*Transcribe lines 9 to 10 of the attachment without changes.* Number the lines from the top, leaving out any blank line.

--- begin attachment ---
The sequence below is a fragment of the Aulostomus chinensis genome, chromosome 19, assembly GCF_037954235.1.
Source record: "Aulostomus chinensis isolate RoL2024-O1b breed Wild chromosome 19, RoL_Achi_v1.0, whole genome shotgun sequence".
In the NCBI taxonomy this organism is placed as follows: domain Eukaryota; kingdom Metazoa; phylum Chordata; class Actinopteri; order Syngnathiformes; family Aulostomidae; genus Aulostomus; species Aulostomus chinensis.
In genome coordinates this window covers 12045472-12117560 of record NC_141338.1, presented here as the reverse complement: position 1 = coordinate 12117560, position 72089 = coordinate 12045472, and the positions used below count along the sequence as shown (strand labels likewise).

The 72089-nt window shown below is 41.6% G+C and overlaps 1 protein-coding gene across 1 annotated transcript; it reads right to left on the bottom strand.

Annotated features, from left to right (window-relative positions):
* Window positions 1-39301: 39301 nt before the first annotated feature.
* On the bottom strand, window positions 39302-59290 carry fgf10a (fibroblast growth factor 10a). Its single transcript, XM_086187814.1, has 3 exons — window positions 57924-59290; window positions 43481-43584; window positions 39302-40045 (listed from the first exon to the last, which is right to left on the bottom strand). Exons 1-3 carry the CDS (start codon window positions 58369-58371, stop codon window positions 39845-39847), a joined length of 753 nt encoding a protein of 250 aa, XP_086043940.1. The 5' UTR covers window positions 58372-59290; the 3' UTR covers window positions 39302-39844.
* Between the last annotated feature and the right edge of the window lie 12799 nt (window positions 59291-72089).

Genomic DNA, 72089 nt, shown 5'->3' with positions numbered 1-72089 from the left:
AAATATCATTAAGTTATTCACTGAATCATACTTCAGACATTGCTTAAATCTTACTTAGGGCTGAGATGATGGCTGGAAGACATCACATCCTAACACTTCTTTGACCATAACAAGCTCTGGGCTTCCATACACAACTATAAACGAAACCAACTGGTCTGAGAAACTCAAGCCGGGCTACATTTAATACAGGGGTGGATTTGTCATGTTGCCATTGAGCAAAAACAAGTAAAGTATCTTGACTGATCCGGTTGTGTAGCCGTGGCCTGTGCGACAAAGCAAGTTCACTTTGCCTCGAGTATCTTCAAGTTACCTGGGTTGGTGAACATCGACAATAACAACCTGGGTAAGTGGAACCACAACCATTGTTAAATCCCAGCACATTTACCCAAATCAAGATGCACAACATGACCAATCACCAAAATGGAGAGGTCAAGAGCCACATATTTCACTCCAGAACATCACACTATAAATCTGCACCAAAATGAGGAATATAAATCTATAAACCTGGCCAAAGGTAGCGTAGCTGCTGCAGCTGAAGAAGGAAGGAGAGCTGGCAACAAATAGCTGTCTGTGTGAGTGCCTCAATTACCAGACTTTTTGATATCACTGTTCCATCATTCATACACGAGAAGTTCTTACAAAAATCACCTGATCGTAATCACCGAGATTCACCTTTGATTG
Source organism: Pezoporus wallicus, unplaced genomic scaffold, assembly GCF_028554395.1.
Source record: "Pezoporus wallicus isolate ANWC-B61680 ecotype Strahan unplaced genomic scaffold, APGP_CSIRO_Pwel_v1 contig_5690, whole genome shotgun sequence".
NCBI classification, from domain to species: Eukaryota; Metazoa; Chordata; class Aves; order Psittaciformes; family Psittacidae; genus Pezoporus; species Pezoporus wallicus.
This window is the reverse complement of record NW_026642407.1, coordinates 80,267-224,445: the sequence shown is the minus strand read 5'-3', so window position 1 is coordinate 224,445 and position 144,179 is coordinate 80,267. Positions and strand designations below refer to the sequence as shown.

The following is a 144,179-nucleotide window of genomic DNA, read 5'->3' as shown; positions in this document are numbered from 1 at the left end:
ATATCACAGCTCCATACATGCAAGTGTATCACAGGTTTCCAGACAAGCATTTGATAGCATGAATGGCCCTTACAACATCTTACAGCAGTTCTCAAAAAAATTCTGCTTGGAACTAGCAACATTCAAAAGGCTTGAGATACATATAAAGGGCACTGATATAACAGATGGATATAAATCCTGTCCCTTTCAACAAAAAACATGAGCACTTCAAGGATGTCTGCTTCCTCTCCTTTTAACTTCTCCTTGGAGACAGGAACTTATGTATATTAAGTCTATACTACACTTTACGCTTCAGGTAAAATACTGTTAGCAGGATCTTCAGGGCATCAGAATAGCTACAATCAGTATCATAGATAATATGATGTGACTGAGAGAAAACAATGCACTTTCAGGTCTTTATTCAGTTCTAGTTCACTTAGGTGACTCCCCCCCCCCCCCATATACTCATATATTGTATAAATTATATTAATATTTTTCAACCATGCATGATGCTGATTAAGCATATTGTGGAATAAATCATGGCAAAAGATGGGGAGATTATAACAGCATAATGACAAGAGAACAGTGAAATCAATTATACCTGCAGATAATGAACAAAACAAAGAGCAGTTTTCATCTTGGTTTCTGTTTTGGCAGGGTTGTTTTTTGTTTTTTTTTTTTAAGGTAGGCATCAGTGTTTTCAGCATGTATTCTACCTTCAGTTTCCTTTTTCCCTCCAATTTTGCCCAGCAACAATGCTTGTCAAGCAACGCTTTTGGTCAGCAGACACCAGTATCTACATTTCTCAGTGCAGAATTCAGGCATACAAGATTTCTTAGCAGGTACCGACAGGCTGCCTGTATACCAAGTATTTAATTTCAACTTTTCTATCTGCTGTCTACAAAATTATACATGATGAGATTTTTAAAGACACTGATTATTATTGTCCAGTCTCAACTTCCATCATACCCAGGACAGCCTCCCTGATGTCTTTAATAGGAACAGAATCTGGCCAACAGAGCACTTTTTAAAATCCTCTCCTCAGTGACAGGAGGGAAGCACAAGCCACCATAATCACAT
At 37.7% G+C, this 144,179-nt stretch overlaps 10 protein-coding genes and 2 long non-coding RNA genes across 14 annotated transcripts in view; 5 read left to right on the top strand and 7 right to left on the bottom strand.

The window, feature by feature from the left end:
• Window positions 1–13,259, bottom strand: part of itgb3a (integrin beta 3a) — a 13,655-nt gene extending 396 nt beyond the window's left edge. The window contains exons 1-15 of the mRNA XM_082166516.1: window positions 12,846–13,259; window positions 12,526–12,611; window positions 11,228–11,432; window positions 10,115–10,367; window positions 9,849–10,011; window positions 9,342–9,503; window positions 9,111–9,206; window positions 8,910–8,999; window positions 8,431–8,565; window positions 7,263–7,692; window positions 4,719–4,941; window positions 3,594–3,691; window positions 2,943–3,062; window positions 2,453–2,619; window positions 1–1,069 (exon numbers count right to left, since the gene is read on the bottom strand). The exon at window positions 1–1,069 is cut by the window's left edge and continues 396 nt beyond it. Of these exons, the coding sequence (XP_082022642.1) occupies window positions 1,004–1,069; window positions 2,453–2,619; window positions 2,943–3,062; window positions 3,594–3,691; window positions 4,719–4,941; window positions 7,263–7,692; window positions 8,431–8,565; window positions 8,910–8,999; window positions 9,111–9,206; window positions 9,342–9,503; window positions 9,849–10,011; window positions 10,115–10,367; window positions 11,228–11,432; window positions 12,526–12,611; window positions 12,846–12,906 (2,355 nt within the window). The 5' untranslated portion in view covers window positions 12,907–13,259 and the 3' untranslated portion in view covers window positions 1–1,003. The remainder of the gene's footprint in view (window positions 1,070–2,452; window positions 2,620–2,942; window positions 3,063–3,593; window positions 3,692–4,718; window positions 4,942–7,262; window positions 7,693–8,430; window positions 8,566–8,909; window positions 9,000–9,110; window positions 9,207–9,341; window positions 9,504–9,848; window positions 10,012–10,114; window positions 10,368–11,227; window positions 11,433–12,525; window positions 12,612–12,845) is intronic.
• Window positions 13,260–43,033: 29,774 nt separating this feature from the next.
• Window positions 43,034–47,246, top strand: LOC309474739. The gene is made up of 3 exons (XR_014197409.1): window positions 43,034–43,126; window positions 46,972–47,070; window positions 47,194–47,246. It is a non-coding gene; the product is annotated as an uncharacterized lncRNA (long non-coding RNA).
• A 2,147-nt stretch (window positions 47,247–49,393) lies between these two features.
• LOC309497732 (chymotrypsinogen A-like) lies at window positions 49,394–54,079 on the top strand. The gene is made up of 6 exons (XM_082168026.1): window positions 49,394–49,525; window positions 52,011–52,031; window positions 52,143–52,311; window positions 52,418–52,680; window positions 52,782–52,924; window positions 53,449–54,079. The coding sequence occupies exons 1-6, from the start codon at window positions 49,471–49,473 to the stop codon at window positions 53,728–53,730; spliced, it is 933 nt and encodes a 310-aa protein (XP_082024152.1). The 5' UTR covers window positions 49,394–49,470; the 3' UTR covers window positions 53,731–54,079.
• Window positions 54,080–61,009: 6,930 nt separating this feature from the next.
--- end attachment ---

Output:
* Between the last annotated feature and the right edge of the window lie 12799 nt (window positions 59291-72089).

Genomic DNA, 72089 nt, shown 5'->3' with positions numbered 1-72089 from the left: